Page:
Cogs 670x270

When to Avoid Arbitration.

Posted on 21/03/2016 · Posted in Arbitration

Arbitration is a form of alternative dispute resolution (‘ADR‘) which is actively encouraged by the courts through the litigation process and is today most commonly used for the resolution of commercial disputes. An arbitrator’s role is similar to a judge’s in so far as they are an independent and entirely neutral third party who reviews all the evidence and makes a resulting judgement; like a judge, an arbitrator’s final decision is also considered legally binding. However an arbitrator resolves disputes outside the courts and is most likely to be a subject matter expert in their own right.

Disputing parties often favour the arbitration route as it offers the privacy and flexibility that formal judicial proceedings usually would not, and the optional use of subject matter experts. Arbitration as a process is usually more time and cost efficient, and can also often offer up more practical solutions than court proceedings.

Arbitration is a good way of levelling the playing field and finding a reasonable mutually acceptable solution in a reasonable time frame; because disputing parties are encouraged to participate fully and even to actively collaborate to find a solution, this means the environment is less hostile and tensions may be less likely to escalate.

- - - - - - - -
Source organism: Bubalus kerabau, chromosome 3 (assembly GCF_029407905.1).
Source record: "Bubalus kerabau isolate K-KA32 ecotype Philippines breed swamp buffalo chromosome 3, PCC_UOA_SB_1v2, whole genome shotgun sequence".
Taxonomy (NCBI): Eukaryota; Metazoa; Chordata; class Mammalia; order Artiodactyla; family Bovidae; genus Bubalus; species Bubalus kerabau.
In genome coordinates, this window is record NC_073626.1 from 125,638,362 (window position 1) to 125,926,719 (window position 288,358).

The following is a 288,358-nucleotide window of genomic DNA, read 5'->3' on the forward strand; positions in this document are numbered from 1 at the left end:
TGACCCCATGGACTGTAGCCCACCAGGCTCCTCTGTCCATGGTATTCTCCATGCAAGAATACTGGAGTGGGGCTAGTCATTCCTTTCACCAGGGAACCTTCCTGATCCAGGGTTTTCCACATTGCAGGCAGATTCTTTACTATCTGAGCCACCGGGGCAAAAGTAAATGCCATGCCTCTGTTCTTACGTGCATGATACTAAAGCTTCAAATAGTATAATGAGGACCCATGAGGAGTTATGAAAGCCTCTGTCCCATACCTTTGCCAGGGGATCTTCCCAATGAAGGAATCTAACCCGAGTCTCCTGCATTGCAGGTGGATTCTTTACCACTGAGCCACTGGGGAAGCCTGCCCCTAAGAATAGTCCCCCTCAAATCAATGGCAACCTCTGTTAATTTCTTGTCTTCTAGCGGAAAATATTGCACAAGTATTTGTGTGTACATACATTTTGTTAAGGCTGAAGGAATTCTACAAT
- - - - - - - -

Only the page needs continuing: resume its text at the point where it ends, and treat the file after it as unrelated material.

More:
No battle is worth fighting except the last one”
Enoch Powell

But when is arbitration best avoided? Being aware of the possible drawbacks of arbitration, and when not to go down this route of alternative dispute resolution, but rather choose mediation or litigation, is important.

  • No going back – An arbitrator’s decision is final and legally binding, so if a party doesn’t like this decision or deems it unfair, there is little they can do to change it. Arbitration decisions are rarely reviewed by the courts.
  • A Closed Book – It is mostly viewed as a positive that arbitration hearings tend to be held in private rather than in an open court and decisions are not shared publicly, however in some cases this lack of transparency is considered as possibly opening the process up to bias.
  • Rising Cost – While it is generally agreed that arbitration is still a more cost efficient route than judicial court proceedings, it is becoming more expensive with arbitrators’ fees and administrative costs all adding up. There is also the potential for an uncooperative party to delay or disrupt proceedings (and thus create more cost all round) more easily than in court litigation.
  • Suitability – Arbitration is not suitable for every dispute and some types of dispute cannot be referred to arbitration; these include criminal cases, divorce, and planning laws, which restrict landowners’ property development rights.

Expert Evidence is a professional firm concentrating on the four main areas of dispute resolution; acting as expert witnesses in financial litigation, mediation, arbitration and adjudication. The firm has a civil, criminal and international practice and has advised in many recent cases. Areas of specialisation include banking, lending, regulation, investment, and tax.

Ask a question about arbitration services. We are here to help!

Contact Us Now

Disclaimer – Please confirm any of the above views with your solicitor. Expert Evidence takes no responsibility or provides any guarantee that the views above are correct for your particular case or jurisdiction.